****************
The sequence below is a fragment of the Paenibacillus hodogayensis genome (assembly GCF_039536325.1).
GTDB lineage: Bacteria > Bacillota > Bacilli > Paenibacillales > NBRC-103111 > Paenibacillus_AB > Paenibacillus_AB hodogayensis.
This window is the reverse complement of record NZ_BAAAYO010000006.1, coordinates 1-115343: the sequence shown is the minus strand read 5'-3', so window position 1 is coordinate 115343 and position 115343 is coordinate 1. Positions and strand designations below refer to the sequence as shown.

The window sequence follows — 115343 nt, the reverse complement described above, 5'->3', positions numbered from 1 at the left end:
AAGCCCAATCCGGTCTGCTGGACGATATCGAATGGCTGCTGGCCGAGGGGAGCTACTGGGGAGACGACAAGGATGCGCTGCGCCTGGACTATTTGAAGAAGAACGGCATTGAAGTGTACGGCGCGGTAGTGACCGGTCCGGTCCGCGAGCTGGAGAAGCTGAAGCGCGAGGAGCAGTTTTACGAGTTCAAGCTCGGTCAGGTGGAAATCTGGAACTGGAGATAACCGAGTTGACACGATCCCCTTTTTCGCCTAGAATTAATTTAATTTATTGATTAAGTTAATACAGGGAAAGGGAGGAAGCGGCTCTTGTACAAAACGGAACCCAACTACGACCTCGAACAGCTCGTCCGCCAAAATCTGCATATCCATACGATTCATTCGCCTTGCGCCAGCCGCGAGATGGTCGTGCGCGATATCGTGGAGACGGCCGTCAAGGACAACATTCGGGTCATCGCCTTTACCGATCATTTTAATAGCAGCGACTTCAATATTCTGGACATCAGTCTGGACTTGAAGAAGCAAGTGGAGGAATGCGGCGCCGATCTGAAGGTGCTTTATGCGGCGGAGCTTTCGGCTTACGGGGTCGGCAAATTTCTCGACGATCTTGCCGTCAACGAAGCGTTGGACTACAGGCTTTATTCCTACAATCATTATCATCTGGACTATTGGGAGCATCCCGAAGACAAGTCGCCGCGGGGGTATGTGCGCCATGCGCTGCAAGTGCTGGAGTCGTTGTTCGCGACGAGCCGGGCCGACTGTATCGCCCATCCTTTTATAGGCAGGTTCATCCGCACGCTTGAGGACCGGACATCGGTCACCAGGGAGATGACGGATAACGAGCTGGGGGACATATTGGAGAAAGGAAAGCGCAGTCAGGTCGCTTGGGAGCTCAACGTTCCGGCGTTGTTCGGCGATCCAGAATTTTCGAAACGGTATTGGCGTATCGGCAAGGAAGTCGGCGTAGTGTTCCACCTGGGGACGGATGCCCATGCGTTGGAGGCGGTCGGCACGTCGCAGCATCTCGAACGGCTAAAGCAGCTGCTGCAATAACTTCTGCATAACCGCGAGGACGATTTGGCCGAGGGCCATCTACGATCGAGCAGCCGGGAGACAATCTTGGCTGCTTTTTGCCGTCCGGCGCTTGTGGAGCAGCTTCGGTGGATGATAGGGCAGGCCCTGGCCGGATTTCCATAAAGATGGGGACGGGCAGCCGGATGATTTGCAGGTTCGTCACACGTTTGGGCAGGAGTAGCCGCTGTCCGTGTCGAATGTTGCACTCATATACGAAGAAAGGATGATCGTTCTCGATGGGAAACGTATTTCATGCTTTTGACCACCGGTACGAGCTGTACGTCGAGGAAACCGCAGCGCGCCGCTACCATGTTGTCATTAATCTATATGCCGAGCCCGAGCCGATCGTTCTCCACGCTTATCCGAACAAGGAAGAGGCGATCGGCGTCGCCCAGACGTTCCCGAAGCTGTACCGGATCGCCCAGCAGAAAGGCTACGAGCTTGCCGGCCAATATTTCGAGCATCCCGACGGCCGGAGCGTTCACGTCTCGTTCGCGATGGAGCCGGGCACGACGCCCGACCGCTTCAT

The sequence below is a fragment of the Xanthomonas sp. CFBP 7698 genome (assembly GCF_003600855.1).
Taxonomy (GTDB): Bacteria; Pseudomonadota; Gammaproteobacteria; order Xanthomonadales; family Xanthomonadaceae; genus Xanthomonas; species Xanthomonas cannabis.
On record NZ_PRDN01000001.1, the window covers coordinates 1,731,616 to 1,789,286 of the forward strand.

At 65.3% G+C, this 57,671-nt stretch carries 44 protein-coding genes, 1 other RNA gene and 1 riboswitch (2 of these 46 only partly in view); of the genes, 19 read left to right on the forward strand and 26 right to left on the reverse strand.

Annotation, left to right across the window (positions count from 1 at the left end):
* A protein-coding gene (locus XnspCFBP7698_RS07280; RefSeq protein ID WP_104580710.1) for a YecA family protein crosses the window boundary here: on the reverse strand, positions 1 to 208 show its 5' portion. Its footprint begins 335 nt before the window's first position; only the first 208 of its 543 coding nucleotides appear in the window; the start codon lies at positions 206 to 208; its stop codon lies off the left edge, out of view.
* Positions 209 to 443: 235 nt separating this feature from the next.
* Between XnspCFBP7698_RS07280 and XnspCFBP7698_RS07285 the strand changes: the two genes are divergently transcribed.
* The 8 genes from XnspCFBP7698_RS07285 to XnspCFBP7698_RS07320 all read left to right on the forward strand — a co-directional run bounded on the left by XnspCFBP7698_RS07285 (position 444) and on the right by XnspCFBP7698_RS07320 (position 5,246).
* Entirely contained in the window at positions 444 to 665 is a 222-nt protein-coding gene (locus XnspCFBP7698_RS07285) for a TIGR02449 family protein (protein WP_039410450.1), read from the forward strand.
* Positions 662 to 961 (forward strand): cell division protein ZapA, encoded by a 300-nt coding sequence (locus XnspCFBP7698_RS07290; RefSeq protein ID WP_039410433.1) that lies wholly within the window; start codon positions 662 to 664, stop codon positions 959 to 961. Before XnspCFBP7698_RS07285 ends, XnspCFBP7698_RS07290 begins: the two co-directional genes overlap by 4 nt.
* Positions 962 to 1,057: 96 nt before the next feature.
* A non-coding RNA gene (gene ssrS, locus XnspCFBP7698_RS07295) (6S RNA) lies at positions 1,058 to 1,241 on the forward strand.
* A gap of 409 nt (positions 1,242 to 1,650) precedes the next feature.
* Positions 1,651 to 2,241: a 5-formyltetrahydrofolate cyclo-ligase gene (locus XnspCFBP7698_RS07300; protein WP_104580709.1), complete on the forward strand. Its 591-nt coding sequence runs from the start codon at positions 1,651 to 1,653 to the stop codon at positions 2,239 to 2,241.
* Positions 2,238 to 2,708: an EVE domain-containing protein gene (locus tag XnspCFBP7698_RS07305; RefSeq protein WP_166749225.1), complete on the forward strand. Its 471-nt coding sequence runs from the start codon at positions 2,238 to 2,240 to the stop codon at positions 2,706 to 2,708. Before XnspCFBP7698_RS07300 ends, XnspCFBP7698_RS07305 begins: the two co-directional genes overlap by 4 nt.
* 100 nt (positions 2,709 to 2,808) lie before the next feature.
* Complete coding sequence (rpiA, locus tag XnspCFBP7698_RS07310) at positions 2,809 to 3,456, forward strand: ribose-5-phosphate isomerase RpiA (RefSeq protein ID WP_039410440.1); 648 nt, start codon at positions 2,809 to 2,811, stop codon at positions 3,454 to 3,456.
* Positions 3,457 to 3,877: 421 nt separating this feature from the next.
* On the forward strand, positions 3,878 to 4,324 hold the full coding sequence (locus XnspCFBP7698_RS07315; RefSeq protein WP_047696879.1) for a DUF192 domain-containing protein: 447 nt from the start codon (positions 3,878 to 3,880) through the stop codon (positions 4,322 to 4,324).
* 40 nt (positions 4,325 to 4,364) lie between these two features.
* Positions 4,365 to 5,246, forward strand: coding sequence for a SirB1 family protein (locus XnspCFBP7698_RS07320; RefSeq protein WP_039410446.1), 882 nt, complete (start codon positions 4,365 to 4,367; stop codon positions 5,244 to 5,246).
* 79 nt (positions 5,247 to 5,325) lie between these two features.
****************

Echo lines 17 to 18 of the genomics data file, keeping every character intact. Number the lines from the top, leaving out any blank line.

* Positions 962 to 1,057: 96 nt before the next feature.
* A non-coding RNA gene (gene ssrS, locus XnspCFBP7698_RS07295) (6S RNA) lies at positions 1,058 to 1,241 on the forward strand.